They Have Never Heard The Actual Song

So I have been known to sing to my cats. A lot. And the same songs (and the same cat-chphrases) over and over.

My boys emphasized this to me recently as I came up the stairs, stepping around cats splayed across various steps, and I sang, “How many cats say ‘meow meow meow’ before you can call them a cat?” and my boys piped in with, “The answer, my friends, is blowin’ in the wind.”

You know, I am not sure they’ve heard the actual song.

Although it is possible, I suppose, as I own the Reader’s Digest collection of that name which includes it.

In all reality, although the collection is not in heavy rotation, I probably have played it during the boys’ lifetimes, so they probably have heard it.

But in their minds, this song will always be about cats meowing and/or their crazy father.

Now that I have thought of it, I want to play the collection, which I inherited from my sainted mother, again. Given how infrequently I listen to albums these days, we’d probably get to “The Wreck of the Edmund Fitzgerald” on side 2 of record 6 about the time of my father’s birthday.

Who Needs A GoFundMe?

Well, it’s not to the actual people. It’s to the Kobe and Vanessa Bryant Foundation which:

The Kobe and Vanessa Bryant Foundation was founded in 2006, originally called the VIVO Foundation. The charity was created in an effort to financially support young people in “life-changing experiences designed to broaden their global perspectives,” according to the Foundation’s mission statement. Change lives it did- since it’s [sic] creation, the charity initiative also provided countless scholarships for minority college students and youth worldwide, as well as worked with the Make a Wish Foundation.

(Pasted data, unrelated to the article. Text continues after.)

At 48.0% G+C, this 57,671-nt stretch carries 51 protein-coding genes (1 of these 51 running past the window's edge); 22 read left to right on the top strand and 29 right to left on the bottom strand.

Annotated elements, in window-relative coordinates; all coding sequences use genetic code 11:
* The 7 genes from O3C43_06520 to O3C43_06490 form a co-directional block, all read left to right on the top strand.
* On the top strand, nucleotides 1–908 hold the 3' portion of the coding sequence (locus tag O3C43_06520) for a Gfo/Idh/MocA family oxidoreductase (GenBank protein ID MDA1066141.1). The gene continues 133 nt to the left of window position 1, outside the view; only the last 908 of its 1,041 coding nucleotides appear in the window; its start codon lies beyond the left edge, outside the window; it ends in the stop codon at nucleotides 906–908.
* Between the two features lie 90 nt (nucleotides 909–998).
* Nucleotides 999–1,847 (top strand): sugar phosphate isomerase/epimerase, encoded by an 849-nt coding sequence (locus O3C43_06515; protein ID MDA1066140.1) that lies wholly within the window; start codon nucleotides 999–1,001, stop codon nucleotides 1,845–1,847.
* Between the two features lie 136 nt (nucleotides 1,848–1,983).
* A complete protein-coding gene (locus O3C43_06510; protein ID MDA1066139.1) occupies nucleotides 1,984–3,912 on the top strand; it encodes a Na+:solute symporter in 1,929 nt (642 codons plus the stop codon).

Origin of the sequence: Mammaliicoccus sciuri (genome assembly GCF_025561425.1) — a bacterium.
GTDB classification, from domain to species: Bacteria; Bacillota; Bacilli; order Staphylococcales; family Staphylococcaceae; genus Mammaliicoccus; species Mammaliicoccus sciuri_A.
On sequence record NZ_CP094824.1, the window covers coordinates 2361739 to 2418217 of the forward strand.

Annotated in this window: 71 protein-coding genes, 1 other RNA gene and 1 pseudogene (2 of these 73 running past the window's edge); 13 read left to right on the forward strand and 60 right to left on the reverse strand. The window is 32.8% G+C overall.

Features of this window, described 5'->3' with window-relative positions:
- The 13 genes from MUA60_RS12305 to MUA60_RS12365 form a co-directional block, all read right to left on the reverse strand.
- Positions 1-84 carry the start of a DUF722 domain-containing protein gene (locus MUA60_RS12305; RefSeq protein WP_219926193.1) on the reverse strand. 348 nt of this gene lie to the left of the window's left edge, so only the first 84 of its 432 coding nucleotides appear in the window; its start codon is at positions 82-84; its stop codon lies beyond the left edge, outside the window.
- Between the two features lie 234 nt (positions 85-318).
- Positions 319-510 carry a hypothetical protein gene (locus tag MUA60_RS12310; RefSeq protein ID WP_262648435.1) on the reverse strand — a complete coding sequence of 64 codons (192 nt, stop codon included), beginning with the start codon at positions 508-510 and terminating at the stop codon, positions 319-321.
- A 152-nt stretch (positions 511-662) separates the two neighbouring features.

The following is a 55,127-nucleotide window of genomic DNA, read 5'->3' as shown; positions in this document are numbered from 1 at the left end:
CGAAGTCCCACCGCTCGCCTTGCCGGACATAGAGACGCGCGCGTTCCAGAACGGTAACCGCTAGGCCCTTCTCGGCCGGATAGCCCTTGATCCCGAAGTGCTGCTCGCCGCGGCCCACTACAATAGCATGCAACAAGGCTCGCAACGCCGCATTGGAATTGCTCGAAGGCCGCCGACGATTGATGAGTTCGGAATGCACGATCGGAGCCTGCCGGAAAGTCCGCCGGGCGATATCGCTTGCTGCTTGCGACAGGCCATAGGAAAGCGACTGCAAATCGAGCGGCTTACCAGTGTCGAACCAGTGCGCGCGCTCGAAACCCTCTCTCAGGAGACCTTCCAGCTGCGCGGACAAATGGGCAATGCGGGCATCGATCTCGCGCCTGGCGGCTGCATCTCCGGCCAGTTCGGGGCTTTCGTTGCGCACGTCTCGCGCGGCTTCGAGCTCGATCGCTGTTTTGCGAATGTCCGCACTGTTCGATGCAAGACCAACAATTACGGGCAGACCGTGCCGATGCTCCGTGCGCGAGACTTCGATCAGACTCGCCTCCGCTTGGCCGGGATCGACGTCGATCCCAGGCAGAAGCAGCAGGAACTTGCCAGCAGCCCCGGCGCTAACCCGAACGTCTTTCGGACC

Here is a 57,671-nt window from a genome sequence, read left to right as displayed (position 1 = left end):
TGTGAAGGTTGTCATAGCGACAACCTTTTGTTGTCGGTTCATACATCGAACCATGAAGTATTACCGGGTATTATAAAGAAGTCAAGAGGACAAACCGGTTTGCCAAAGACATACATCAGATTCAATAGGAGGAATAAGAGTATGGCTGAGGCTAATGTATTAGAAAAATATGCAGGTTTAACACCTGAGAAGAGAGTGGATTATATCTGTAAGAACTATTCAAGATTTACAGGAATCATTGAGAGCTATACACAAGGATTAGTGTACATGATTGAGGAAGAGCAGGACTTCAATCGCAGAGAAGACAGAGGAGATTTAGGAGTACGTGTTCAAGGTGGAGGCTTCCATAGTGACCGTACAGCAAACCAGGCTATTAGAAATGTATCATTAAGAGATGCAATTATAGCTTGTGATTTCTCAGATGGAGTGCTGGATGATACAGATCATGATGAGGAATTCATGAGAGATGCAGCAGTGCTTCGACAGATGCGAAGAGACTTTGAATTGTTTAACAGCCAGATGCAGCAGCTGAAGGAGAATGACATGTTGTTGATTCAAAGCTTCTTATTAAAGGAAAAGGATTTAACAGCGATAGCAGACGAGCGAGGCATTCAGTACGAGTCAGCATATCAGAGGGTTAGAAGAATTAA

I am sure someone could count the actual scholarships, but that’s beyond modern journalism.

As far as donating, thanks, but I have my preferred and mostly local charities I support.

Not all are local and not all are local to me now (Feed My People and Nurses for Newborns are in St. Louis, not far from places I’ve lived). I also support three or four Friends of the Library organizations, the Wilson’s Creek Battlefield Foundation, and the church, but I am leery of large national organizations and sports figures’ organization, and organizations with nebulous goals. I’m also not a fan of giving in response to a triggering event (a death, a disaster) but recognize they do prompt other people who don’t give as a matter of course.

That’s my charitable philosophy. Not that you asked. But I’m sure if you click one of those links above, you can find a way to give. If you are the sort you responds to a triggering event or blog post.

Brian J. Was About To Bow To Lileks, Again

In yesterday’s Bleat, Lileks humblebrags about his music library:

I’m agonizing over the music. In the old days: you had a hundred albums or so, arranged on a particle-board shelf with concrete blocks on the end. If you were in college. Or you had them arranged in purloined milk crates. HEY if they didn’t want them stolen they shouldn’t have made them perfect for albums, man. Besides, Big Milk, like, gets money from the government.

Of the 100 albums, there were ten in rotation, and the rest were there to impress someone else, which they never did, or to bring back a mood, or to check if you still liked it. Quite possibly the ones in rotation weren’t even in the albums, just in the paper sleeves, like new friends hanging around the house in their underwear.

Now I have thousands of albums. I do not need them, but there is no cost to having them.